Denmark is a country in Northern Europe. It is one of the wealthiest countries in the world and is notable for its healthcare. In addition, the Social Progress Index 2017 rated Denmark first in the world for quality of life. Denmark also scored 99.28% in nutrition and basic medical care. Here are seven facts about healthcare in Denmark.

7 Facts About Healthcare in Denmark

  1. All citizens in Denmark enjoy universal, equal and free healthcare services. Citizens have equal access to treatment, diagnosis and choice of hospital under health insurance group one. Healthcare services include primary and preventive care, specialist care, hospital care, mental health care, long-term care and children’s dental services. However, citizens are able to buy customized insurance under health insurance group two.
  2. Denmark organizes child healthcare into primary, secondary and tertiary healthcare systems. The primary level is free for all Danish citizens. However, there are unsolved problems in Denmark’s child healthcare. Problems include the increasing costs of children’s medical services, limited professional human resources and insufficient coverage of child immunization. In fact, in 2014, Denmark had the lowest childhood immunization coverage in Europe, leading to measles outbreaks.
  3. Tax revenue funds healthcare in Denmark. The state government, regions and municipalities operate the healthcare system and each sector has its own role. The state government creates general healthcare plans and regulations and allocates funding. Meanwhile, regions and municipalities are responsible for making specific plans according to sociodemographic criteria. Regions are in charge of hospital care, while municipalities are responsible for home care, prevention, rehabilitation and public health.
  4. The healthcare system runs more effectively than other developed countries, such as the U.S. and other European countries. For instance, experts attribute low mortality in Denmark to its healthcare success. Health expenditure is high in Denmark, as the country spends 10.3% of its GDP on healthcare services. In 2014, the amenable mortality rate in Denmark was one of the lowest in the E.U. This indicates that healthcare in Denmark has proven successful. Moreover, Denmark spends relatively less money on healthcare in comparison to the USA. In 2016, the U.S. spent 17.21% of its GDP on healthcare, while Denmark only spent 10.37%. By contrast, in 2015, the life expectancy at birth in Denmark was 80.8 years, yet it was 78.8 years in the U.S. Once again, healthcare spending in Denmark proves itself to be very effective.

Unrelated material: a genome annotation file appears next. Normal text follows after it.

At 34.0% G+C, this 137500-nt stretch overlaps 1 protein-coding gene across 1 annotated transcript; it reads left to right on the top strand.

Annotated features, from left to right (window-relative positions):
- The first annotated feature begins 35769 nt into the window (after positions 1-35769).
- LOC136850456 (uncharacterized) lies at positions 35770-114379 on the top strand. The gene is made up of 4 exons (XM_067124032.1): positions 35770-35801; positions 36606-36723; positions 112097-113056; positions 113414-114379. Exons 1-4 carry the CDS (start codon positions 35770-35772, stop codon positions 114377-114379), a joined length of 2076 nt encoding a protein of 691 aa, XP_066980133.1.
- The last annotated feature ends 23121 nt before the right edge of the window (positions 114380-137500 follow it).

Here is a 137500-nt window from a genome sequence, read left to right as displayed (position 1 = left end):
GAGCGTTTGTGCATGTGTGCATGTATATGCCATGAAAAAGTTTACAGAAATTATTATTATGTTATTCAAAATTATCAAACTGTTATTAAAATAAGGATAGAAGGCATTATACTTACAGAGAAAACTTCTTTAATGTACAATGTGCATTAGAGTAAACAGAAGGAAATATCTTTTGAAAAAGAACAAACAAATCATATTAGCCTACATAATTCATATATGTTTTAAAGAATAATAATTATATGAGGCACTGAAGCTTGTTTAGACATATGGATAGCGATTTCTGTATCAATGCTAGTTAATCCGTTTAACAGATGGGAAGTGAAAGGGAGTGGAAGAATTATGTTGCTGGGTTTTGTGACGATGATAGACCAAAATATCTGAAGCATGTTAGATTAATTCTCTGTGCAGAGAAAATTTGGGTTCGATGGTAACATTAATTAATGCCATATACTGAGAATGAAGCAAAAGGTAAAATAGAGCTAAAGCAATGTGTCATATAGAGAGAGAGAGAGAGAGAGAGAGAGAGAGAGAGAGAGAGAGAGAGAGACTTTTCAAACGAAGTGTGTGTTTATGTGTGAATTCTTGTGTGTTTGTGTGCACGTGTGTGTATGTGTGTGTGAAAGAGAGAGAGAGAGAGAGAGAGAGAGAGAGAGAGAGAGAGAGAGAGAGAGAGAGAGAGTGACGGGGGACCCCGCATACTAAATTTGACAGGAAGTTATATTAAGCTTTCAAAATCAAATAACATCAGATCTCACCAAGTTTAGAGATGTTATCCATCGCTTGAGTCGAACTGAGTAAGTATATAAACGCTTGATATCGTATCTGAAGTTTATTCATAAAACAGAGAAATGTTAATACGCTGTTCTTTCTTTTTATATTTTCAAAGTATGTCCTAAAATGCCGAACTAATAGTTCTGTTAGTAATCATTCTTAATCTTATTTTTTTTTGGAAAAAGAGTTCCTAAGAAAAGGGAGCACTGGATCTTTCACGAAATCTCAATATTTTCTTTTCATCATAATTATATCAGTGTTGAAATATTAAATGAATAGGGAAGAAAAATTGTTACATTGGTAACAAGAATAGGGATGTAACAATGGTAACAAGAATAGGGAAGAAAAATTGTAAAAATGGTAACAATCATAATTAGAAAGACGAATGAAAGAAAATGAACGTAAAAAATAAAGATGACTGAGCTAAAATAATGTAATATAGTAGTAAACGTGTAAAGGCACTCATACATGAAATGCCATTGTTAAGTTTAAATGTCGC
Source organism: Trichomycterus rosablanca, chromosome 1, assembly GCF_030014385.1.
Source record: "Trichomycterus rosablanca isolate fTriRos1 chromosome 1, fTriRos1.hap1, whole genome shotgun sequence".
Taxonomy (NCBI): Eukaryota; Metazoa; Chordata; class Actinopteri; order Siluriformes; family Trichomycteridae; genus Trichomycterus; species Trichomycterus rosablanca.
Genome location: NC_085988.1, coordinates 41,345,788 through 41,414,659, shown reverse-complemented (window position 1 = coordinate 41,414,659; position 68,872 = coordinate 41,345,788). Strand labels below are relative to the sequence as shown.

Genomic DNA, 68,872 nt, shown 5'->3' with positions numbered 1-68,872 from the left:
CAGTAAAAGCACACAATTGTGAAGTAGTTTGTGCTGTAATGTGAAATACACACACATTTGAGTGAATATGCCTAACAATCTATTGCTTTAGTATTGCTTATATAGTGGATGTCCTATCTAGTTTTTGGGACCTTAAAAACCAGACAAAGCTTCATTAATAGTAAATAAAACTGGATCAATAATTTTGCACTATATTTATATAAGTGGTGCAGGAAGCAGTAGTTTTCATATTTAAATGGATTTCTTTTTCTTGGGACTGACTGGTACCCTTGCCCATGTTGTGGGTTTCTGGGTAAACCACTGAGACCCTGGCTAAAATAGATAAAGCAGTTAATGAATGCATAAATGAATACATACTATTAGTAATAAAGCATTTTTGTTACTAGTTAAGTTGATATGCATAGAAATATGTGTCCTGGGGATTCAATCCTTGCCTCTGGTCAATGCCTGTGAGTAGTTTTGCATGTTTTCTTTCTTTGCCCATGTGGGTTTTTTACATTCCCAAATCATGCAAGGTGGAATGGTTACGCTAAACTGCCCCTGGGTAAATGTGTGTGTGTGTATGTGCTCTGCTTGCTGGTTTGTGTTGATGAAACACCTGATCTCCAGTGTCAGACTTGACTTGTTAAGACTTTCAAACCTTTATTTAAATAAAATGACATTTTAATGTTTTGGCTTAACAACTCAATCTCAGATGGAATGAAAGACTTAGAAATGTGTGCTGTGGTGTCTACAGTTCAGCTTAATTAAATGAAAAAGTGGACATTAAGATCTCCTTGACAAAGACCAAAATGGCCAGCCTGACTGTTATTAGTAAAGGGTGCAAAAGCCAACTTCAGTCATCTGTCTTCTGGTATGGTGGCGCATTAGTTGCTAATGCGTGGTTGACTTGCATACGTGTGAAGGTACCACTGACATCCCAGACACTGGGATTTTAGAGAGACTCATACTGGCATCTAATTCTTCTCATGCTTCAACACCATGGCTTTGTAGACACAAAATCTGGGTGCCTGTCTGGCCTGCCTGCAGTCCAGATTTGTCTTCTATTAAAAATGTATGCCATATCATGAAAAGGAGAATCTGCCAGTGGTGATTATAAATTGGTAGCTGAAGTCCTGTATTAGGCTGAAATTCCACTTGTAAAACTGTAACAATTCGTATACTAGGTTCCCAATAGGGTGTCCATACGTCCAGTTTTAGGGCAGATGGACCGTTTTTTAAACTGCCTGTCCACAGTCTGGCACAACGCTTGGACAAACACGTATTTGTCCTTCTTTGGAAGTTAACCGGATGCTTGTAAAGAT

5. The high-quality healthcare system increases life expectancy. Danish life expectancy slightly exceeds the average of the E.U. The overall life expectancy of Danish citizens is 81.3 years. However, Danish women have a higher life expectancy than men. A 65-year-old Danish woman can expect to live almost another 20.7 years and men another 18 years.
  6. Cancer and cardiovascular diseases are the top two causes of death. In 2014, cancer accounted for 29% of female mortality, and cardiovascular diseases accounted for 24%. As for men, cancer accounted for 32% of mortality and cardiovascular diseases caused 25%. Other illnesses deplete the quality of life in Denmark as well. Chronic diseases like musculoskeletal problems and depression are not necessarily killers but lead to poor health.
  7. Healthcare in Denmark sets a good example for elderly care in other countries. A large percentage of the population is aging, as 19% of Danish citizens are above 65 years old. Danish senior citizens have the right to enjoy home care services for free, including practical help and personal care, if they are unable to live independently. Similarly, preventive measures and home visits can help citizens above 80 years old to plan their lives and care. In addition, the members of Senior Citizen Councils, which guarantee the healthcare rights of senior citizens, are citizens who are more than 60 years old.